[4/17, 09:05] Vijayaragan Mhc Advt: Musings At Law-XXIV
That inimitable Mr. Habibullah Badsha, let it be known to the Bench with his customary cunning and dexterity in euphemistic submissions, with Government officials in tow and attendance, that Sampath was arrested under a provision which was bailable, as the orders were not under the Maintenance of Internal Security Act. The Bench latched on to this opening and Sampath was the only one who got released by an order of Court pan India, those dark days. Thereinafter, the implementation of the law was made more stringent and fundamental rights were suspended emboldening Niren De, Attorney General to say, “No man had a right to his life even if he was shot” in the famous ADM Jabalpur case, before the apex court. And shamefully, which argument found receptivity at the hands of Judges, with a solitary exception in H R Khanna. We know where H R Khanna stands among the pantheon of Judges and where the others who acquiesced in it, stand condemned to.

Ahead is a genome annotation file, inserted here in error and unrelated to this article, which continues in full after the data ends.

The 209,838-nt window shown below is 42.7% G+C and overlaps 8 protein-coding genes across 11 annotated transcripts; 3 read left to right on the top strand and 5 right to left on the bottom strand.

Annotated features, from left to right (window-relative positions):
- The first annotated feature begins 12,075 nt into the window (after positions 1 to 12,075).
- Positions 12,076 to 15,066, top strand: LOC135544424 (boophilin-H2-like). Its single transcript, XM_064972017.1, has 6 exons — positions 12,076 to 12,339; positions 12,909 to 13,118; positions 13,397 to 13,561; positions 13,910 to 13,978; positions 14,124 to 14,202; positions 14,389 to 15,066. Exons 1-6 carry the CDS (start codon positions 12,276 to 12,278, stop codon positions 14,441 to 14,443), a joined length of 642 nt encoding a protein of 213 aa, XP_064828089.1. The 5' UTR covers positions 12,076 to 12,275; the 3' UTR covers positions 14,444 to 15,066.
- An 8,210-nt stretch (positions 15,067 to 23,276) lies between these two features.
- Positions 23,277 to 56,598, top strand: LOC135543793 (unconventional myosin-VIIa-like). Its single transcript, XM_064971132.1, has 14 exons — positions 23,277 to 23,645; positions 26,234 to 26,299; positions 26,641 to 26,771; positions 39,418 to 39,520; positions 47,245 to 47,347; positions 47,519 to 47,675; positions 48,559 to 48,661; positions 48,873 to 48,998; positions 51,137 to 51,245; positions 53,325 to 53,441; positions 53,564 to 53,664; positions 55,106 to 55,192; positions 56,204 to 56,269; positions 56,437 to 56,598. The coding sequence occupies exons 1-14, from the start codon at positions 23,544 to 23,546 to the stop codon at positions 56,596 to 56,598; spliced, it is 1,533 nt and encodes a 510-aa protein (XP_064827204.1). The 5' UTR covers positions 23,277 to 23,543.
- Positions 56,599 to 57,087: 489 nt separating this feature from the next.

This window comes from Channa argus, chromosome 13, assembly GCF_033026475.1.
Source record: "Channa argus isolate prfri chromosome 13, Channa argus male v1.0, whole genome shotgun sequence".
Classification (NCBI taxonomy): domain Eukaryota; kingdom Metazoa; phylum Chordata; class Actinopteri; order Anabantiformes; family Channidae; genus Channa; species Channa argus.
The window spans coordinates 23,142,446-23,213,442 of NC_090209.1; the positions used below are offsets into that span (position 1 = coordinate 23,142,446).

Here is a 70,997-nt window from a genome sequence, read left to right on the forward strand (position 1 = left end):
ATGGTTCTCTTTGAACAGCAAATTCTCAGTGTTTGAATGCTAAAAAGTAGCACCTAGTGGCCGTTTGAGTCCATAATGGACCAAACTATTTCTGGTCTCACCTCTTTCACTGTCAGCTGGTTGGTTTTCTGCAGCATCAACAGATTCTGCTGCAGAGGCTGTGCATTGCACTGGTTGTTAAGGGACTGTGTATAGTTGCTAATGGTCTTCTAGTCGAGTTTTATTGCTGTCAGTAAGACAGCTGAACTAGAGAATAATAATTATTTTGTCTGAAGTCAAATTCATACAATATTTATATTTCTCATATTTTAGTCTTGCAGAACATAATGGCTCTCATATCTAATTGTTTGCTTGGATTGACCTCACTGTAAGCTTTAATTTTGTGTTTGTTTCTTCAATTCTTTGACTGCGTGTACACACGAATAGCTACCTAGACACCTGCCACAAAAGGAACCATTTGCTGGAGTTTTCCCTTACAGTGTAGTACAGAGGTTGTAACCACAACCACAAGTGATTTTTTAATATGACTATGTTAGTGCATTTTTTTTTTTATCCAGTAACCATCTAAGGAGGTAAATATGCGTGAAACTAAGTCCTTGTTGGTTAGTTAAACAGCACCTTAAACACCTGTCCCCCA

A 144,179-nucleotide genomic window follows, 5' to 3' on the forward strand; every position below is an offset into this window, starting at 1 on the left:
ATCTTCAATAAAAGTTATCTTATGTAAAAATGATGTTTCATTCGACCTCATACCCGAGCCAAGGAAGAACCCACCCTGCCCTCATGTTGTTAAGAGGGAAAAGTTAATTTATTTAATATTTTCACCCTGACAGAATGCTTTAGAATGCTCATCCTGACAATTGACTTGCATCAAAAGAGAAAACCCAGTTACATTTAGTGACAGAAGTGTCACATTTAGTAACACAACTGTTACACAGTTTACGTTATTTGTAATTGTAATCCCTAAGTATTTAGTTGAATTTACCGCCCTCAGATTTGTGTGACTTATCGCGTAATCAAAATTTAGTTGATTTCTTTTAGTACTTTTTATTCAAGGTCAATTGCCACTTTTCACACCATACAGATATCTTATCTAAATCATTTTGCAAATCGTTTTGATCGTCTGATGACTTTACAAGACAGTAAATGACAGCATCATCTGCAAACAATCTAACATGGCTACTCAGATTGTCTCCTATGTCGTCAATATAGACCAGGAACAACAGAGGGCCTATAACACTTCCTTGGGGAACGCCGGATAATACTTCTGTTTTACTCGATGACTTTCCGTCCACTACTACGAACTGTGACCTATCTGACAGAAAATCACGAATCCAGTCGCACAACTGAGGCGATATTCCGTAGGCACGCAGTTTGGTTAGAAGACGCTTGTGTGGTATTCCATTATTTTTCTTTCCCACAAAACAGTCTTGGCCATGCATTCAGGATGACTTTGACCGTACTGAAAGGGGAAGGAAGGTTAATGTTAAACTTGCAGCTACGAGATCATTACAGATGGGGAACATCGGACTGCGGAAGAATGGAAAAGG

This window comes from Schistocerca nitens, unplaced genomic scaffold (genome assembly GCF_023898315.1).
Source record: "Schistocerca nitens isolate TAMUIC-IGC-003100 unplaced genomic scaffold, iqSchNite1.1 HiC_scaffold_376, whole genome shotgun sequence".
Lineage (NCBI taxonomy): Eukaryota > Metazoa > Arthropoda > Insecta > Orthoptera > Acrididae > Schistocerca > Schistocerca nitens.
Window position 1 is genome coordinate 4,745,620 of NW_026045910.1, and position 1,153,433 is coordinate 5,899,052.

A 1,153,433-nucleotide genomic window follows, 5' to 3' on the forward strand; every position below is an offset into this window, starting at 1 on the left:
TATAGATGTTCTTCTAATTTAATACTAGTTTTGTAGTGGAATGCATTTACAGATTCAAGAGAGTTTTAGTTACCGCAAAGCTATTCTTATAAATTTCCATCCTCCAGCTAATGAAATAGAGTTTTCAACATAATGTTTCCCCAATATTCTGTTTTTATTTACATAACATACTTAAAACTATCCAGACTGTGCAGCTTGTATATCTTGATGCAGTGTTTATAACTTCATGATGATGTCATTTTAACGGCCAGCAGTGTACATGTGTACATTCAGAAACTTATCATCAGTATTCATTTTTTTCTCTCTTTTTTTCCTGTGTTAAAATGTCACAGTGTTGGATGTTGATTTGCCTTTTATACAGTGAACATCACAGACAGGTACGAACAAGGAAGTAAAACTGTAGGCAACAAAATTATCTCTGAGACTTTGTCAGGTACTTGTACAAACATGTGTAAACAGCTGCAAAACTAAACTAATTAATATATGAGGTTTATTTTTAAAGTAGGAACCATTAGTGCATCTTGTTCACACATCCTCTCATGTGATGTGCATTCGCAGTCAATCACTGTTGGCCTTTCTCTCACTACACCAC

Sampathkumaar was always receptive to advice. Castor Oil may be easy to administer to others, and difficult to administer to oneself, but Sampathkumaar was unique. He had the knack of seeking advices and in abundance. He always said unless one admitted one’s limitations, one can never rise to potential. If you knew your limitation, you knew where you stood and would unhesitatingly approach others for ‘advice’. It is a truism that none needs advice more than a lawyer, he said. Sane and sound advice is just a telephone call away, he always said.
His ability to tackle the sudden turn of events was matchless. One recalls the instance of the typo in pleading in a writ petition “It is therefore prayed that this HORRIBLE Court may be pleased to….” instead of HONOURABLE. It so happened that the writ petition was to come up before a learned Judge, a tough cookie at the best of times. So Sampath was in for double trouble, with such pleadings. As events turned out, the learned Judge was not sitting that day. The writ petition listed for the day got shifted to Mr. Justice K S Bhaktavatsalam. As soon as Sampath got up, the learned Judge queried, “Mr. Sampathkumaar, for how long have you had this view of this Court?” I had already apprised him of this bloomer, in the typing. Without batting an eyelid, Sampath submitted, “Mi Lord would know why this writ is before this Court. It is not meant for your Lordship, certainly”.